• Personnel labor (here divided into sub-categories, “IT Staff” and “Users”)
  • Networking and Communications
  • Other Resources.

Potential IT cost categories are also represented by the column headings. On the horizontal dimension, cost categories are organized in terms of major kinds of IT life cycle events, or stages:

  • Acquisition and Implementation
  • Operation
  • Ongoing Change and Growth Costs

A cost model built this way is nothing more than an organized list of all possible cost impacts. The key to its value is in the organization: each cell is a set of related cost items. Items within a single cell are generally costs that change together, need to be managed together, and need to be planned together.

The cost model is in fact is designed to capture “total cost of ownership” (TCO) for the IT action, across a 3-5 year period. Cost categories are included so as to capture “obvious” IT costs (HW and SW acquisition, for instance) as well as IT cost impacts that are real but often overlooked, or “hidden” (such as the full range of personnel cots, or ongoing growth and change costs).

          Agree early on the cost model

The cost model sets the rules for which costs belong in the case and which do not. The cost model design, therefore, should be completed before anyone on the case building team begins attempting to project cost or benefit consequences. Once the subject, purpose and scope of your case are defined, priorities on the case building team should turn to designing the cost model.

When the case building team agrees on the appropriate rows and columns for the model and begins to identify some of the cost line items, the Reference Group should meet to suggest any adjustments they feel necessary, than agree and approve the design for the business case.

          Use the cost model for management and control

The third purpose of the cost model is provide a vehicle for cost analysis, cost management, and cost control.

The model provides a basis for analyzing IT spending, to ask questions that are not easily addressed with the business case cash flow statement. Once the cost model is completed, we can begin projecting actual cash flow estimates for each cost item, across the business case analysis period—usually 3 to 5 years. The business case cash flow statements will show how cost and benefit projections come together across this time period, but the cost model itself provides another view of anticipated spending that can be very useful for managing and controlling spending.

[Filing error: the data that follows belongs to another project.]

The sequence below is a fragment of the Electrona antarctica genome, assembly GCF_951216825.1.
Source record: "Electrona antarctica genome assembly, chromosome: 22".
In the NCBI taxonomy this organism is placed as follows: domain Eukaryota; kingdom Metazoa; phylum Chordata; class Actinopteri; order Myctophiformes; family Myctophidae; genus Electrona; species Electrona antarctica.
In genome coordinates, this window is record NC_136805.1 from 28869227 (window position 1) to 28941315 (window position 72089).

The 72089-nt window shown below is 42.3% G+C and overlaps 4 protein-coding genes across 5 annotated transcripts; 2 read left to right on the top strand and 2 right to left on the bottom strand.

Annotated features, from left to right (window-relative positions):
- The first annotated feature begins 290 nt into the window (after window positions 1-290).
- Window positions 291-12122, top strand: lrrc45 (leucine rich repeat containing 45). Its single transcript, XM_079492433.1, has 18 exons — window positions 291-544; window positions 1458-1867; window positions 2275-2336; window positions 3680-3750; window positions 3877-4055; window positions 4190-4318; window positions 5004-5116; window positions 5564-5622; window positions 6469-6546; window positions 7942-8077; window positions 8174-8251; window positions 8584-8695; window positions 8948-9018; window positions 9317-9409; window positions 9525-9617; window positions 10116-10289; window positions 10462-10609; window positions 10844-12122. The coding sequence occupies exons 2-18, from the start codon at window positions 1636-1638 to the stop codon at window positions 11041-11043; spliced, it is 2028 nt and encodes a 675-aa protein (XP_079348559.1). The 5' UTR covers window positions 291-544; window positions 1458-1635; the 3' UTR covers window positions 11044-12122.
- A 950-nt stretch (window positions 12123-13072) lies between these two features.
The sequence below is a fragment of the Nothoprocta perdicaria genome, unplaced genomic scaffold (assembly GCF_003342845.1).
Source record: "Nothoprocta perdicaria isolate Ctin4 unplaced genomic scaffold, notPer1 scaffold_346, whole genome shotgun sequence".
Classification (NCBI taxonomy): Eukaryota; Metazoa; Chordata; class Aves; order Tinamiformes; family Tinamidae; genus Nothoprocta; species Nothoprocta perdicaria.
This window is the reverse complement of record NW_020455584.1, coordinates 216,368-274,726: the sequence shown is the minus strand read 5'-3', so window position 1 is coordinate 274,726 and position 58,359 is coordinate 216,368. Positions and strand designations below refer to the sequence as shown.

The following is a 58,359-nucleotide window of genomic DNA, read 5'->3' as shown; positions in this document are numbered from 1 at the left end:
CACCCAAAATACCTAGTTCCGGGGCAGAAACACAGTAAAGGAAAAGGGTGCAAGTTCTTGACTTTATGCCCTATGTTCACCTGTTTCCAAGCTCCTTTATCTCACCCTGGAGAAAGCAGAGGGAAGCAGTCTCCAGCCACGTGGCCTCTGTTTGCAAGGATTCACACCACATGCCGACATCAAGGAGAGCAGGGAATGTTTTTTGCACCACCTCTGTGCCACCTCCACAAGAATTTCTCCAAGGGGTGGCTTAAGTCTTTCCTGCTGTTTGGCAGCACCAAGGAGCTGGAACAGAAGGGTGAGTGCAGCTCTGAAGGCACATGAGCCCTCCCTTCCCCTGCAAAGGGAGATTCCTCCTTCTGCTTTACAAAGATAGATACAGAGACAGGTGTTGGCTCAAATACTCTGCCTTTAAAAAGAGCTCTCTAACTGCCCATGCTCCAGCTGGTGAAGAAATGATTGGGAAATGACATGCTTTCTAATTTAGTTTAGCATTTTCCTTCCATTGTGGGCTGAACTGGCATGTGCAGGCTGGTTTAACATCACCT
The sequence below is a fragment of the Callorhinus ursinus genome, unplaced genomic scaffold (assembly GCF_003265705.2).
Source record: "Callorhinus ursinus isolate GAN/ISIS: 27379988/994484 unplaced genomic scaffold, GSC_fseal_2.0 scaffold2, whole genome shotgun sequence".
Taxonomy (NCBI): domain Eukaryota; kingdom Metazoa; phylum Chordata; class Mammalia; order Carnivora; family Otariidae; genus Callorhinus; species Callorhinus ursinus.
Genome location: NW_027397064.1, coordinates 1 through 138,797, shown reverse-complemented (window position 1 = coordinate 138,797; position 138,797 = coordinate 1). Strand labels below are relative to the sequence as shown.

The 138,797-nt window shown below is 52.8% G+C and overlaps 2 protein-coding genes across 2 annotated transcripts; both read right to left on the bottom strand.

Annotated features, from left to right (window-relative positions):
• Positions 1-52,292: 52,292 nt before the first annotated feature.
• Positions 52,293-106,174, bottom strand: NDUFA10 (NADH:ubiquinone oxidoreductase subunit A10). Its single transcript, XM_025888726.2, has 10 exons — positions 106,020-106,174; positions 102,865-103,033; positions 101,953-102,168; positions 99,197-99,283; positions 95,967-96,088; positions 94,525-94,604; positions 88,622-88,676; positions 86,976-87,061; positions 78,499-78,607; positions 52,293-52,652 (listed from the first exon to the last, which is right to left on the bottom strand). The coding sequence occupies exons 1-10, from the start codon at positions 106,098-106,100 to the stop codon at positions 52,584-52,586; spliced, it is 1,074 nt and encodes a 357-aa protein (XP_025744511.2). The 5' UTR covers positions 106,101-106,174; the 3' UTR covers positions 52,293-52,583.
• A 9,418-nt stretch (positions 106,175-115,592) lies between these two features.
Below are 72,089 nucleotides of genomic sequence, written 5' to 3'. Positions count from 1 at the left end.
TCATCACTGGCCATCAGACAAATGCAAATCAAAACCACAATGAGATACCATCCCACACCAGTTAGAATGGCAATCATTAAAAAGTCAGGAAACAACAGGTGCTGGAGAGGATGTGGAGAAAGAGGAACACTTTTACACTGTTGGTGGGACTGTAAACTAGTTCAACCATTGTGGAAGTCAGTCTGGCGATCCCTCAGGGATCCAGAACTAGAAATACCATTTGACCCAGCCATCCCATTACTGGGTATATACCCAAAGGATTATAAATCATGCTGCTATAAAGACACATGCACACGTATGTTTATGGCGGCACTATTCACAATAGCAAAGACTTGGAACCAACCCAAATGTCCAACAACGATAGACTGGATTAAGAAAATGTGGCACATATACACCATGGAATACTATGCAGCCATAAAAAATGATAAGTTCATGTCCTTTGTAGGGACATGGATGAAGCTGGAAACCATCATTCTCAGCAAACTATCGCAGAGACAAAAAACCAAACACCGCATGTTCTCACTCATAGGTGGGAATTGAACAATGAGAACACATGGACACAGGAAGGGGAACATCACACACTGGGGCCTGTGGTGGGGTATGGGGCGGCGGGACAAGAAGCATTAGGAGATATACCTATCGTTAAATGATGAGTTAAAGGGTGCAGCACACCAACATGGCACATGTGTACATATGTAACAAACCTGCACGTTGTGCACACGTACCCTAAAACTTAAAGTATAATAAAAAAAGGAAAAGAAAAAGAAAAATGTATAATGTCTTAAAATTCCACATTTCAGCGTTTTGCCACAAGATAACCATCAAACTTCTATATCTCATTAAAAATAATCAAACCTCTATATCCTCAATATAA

Besides putting the cost estimates into cash flow statements, we can also fill in the cells of the cost model with the total 5-year (or 3- or 4-year) spending expected for the items in each cell, and then create totals for each cell, each row and each column. Table 2 (below), for instance, shows one company’s five-year cost estimates for an IT infrastructure upgrade, with cell totals and marginal totals.

Table 2. One comapny's 5-year cost projections for an IT infrastructure upgrade. The real value of the model lies in the story told by the marginal totals. For instance, more than 73% of the cost impacts come after acquisition.

Bringing marginal totals into the picture adds to the model’s value as a tool for financial control. Here, marginal totals show costs by IT resource category (vertical dimension) and life cycle stage (horizontal dimension). Several messages from Table 3 stand out. “People costs” (IT Staff and IT Users together) make up 48.5% of the 5-year cost picture, for instance. Post-acquisition costs make up 73.9% of the total cost story.

When planning such a move, the normal temptation is to focus on Hardware and Software acquisition and operation costs (the four cells in the upper left corner of Table 2). Real cost control, however, depends on understanding the implication of these choices on the other cost impact areas , the so-called “hidden costs” of computing.

For examples and more on building and using the IT cost model, see Business Case Essentials.

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Key 3. Include all the benefits

     There is more to life than cost savings

Usually the easiest IT benefits to find, quantify, and defend, come from cost savings and avoided costs—benefits that appear when the cost analysis under a Proposal scenario is compared to a cost analysis under a “Business as usual” scenario. These kinds of benefits are usually tied more or less directly to various kinds of IT resource usage. The largest business benefits from an IT action, however, often lie elsewhere.

When searching for potential business benefits from an IT action, it is helpful to keep two ideas in mind: